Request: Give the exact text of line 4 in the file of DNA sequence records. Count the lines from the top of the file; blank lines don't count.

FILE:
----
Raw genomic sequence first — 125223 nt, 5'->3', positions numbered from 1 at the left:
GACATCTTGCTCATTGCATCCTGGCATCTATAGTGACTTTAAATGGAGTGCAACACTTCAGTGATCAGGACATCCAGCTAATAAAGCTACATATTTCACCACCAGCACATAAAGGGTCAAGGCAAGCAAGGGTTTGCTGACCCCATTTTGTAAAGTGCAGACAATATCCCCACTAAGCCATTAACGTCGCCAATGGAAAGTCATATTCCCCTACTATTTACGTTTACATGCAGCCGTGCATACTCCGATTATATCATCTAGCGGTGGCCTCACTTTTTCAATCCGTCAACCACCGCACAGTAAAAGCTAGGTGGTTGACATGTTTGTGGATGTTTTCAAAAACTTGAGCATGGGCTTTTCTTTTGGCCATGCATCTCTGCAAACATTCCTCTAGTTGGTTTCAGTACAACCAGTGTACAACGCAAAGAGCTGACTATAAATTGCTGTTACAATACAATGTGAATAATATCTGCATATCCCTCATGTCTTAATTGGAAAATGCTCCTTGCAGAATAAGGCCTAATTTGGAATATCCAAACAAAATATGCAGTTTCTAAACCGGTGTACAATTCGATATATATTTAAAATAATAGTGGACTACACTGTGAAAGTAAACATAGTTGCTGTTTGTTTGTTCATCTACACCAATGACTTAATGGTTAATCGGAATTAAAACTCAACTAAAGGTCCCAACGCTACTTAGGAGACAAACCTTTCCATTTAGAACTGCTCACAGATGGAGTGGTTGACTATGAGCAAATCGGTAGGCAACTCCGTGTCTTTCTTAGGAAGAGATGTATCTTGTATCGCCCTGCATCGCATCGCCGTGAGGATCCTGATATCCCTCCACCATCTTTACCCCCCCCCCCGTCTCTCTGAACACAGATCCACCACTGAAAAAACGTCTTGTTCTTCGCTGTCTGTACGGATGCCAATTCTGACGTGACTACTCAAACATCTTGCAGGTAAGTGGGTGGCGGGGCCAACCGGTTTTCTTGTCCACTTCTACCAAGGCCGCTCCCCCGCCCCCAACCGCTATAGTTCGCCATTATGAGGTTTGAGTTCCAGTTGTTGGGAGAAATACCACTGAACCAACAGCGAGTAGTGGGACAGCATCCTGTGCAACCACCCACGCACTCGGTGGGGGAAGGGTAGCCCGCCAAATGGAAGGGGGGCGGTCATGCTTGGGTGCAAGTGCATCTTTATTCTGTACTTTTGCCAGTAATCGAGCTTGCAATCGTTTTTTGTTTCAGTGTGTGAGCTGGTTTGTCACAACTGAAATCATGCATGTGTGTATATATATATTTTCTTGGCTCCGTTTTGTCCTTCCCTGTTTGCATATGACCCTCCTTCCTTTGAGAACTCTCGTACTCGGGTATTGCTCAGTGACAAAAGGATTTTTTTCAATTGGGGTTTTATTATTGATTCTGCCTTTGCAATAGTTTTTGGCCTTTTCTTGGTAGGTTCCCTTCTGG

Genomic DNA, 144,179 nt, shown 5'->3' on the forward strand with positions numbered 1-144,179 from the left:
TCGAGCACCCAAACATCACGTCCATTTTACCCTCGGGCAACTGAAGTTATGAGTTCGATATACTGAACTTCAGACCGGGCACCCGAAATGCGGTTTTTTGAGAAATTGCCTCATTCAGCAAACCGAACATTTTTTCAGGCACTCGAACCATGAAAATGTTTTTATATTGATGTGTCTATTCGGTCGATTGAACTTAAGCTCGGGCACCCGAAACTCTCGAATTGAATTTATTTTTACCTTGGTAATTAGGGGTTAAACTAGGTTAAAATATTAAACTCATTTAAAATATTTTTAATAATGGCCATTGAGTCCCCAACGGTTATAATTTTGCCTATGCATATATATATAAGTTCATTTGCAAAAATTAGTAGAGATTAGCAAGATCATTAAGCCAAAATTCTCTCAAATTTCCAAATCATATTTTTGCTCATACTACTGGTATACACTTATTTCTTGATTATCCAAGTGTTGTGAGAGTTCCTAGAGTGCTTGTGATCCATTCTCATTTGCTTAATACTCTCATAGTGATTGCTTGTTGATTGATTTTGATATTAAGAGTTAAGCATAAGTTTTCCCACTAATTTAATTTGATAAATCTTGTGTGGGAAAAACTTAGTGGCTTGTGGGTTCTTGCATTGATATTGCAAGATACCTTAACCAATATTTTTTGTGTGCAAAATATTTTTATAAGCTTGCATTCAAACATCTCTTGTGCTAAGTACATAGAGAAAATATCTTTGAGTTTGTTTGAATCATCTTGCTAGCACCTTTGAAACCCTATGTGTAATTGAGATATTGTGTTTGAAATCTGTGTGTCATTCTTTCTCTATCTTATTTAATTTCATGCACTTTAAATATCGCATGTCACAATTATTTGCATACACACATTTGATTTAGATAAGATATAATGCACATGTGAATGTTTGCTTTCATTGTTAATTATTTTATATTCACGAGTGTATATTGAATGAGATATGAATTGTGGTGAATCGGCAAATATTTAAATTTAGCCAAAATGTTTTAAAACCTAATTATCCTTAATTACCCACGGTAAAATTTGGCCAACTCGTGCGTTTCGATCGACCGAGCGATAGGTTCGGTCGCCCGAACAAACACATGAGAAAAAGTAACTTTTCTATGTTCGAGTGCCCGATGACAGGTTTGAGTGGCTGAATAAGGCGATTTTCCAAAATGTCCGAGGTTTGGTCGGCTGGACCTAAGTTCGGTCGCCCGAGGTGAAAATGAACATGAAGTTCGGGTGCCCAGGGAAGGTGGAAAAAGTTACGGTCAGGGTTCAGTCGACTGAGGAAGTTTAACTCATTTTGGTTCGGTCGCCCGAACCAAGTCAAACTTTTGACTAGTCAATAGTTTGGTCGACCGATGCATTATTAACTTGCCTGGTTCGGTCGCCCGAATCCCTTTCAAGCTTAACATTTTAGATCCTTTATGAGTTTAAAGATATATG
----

TCGAGCACCCAAACATCACGTCCATTTTACCCTCGGGCAACTGAAGTTATGAGTTCGATATACTGAACTTCAGACCGGGCACCCGAAATGCGGTTTTTTGAGAAATTGCCTCATTCAGCAAACCGAACATTTTTTCAGGCACTCGAACCATGAAAATGTTTTTATATTGATGTGTCTATTCGGTCGATTGAACTTAAGCTCGGGCACCCGAAACTCTCGAATTGAATTTATTTTTACCTTGGTAATTAGGGGTTAAACTAGGTTAAAATATTAAACTCATTTAAAATATTTTTAATAATGGCCATTGAGTCCCCAACGGTTATAATTTTGCCTATGCATATATATATAAGTTCATTTGCAAAAATTAGTAGAGATTAGCAAGATCATTAAGCCAAAATTCTCTCAAATTTCCAAATCATATTTTTGCTCATACTACTGGTATACACTTATTTCTTGATTATCCAAGTGTTGTGAGAGTTCCTAGAGTGCTTGTGATCCATTCTCATTTGCTTAATACTCTCATAGTGATTGCTTGTTGATTGATTTTGATATTAAGAGTTAAGCATAAGTTTTCCCACTAATTTAATTTGATAAATCTTGTGTGGGAAAAACTTAGTGGCTTGTGGGTTCTTGCATTGATATTGCAAGATACCTTAACCAATATTTTTTGTGTGCAAAATATTTTTATAAGCTTGCATTCAAACATCTCTTGTGCTAAGTACATAGAGAAAATATCTTTGAGTTTGTTTGAATCATCTTGCTAGCACCTTTGAAACCCTATGTGTAATTGAGATATTGTGTTTGAAATCTGTGTGTCATTCTTTCTCTATCTTATTTAATTTCATGCACTTTAAATATCGCATGTCACAATTATTTGCATACACACATTTGATTTAGATAAGATATAATGCACATGTGAATGTTTGCTTTCATTGTTAATTATTTTATATTCACGAGTGTATATTGAATGAGATATGAATTGTGGTGAATCGGCAAATATTTAAATTTAGCCAAAATGTTTTAAAACCTAATTATCCTTAATTACCCACGGTAAAATTTGGCCAACTCGTGCGTTTCGATCGACCGAGCGATAGGTTCGGTCGCCCGAACAAACACATGAGAAAAAGTAACTTTTCTATGTTCGAGTGCCCGATGACAGGTTTGAGTGGCTGAATAAGGCGATTTTCCAAAATGTCCGAGGTTTGGTCGGCTGGACCTAAGTTCGGTCGCCCGAGGTGAAAATGAACATGAAGTTCGGGTGCCCAGGGAAGGTGGAAAAAGTTACGGTCAGGGTTCAGTCGACTGAGGAAGTTTAACTCATTTTGGTTCGGTCGCCCGAACCAAGTCAAACTTTTGACTAGTCAATAGTTTGGTCGACCGATGCATTATTAACTTGCCTGGTTCGGTCGCCCGAATCCCTTTCAAGCTTAACATTTTAGATCCTTTATGAGTTTAAAGATATATG